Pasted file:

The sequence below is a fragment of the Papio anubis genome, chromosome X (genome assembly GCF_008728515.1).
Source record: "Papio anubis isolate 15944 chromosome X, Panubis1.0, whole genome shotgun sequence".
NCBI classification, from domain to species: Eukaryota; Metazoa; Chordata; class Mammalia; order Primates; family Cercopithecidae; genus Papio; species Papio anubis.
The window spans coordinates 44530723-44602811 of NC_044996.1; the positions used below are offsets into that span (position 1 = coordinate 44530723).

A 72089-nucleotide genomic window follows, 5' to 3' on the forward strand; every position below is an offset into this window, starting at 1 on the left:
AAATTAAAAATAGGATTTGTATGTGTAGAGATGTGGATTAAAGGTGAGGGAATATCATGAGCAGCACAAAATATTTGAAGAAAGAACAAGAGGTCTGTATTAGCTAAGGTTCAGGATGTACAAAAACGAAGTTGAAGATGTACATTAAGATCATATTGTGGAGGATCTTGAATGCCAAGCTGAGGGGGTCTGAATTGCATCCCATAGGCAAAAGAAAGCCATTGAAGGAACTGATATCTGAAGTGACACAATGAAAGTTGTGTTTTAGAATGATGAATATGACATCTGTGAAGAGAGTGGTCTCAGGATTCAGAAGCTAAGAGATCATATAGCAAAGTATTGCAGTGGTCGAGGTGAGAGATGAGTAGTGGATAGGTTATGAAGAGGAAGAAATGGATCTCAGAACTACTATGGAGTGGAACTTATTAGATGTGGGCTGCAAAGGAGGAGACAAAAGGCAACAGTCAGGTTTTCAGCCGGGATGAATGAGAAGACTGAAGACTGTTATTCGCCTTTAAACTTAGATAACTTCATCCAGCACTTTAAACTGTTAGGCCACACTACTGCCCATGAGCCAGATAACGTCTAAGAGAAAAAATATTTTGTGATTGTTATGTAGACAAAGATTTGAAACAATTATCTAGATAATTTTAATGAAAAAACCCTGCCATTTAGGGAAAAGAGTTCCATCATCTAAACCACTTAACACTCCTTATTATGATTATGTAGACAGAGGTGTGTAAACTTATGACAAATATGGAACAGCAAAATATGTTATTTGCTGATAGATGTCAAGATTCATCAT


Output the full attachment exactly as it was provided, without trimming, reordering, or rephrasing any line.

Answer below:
The sequence below is a fragment of the Papio anubis genome, chromosome X (genome assembly GCF_008728515.1).
Source record: "Papio anubis isolate 15944 chromosome X, Panubis1.0, whole genome shotgun sequence".
NCBI classification, from domain to species: Eukaryota; Metazoa; Chordata; class Mammalia; order Primates; family Cercopithecidae; genus Papio; species Papio anubis.
The window spans coordinates 44530723-44602811 of NC_044996.1; the positions used below are offsets into that span (position 1 = coordinate 44530723).

A 72089-nucleotide genomic window follows, 5' to 3' on the forward strand; every position below is an offset into this window, starting at 1 on the left:
AAATTAAAAATAGGATTTGTATGTGTAGAGATGTGGATTAAAGGTGAGGGAATATCATGAGCAGCACAAAATATTTGAAGAAAGAACAAGAGGTCTGTATTAGCTAAGGTTCAGGATGTACAAAAACGAAGTTGAAGATGTACATTAAGATCATATTGTGGAGGATCTTGAATGCCAAGCTGAGGGGGTCTGAATTGCATCCCATAGGCAAAAGAAAGCCATTGAAGGAACTGATATCTGAAGTGACACAATGAAAGTTGTGTTTTAGAATGATGAATATGACATCTGTGAAGAGAGTGGTCTCAGGATTCAGAAGCTAAGAGATCATATAGCAAAGTATTGCAGTGGTCGAGGTGAGAGATGAGTAGTGGATAGGTTATGAAGAGGAAGAAATGGATCTCAGAACTACTATGGAGTGGAACTTATTAGATGTGGGCTGCAAAGGAGGAGACAAAAGGCAACAGTCAGGTTTTCAGCCGGGATGAATGAGAAGACTGAAGACTGTTATTCGCCTTTAAACTTAGATAACTTCATCCAGCACTTTAAACTGTTAGGCCACACTACTGCCCATGAGCCAGATAACGTCTAAGAGAAAAAATATTTTGTGATTGTTATGTAGACAAAGATTTGAAACAATTATCTAGATAATTTTAATGAAAAAACCCTGCCATTTAGGGAAAAGAGTTCCATCATCTAAACCACTTAACACTCCTTATTATGATTATGTAGACAGAGGTGTGTAAACTTATGACAAATATGGAACAGCAAAATATGTTATTTGCTGATAGATGTCAAGATTCATCAT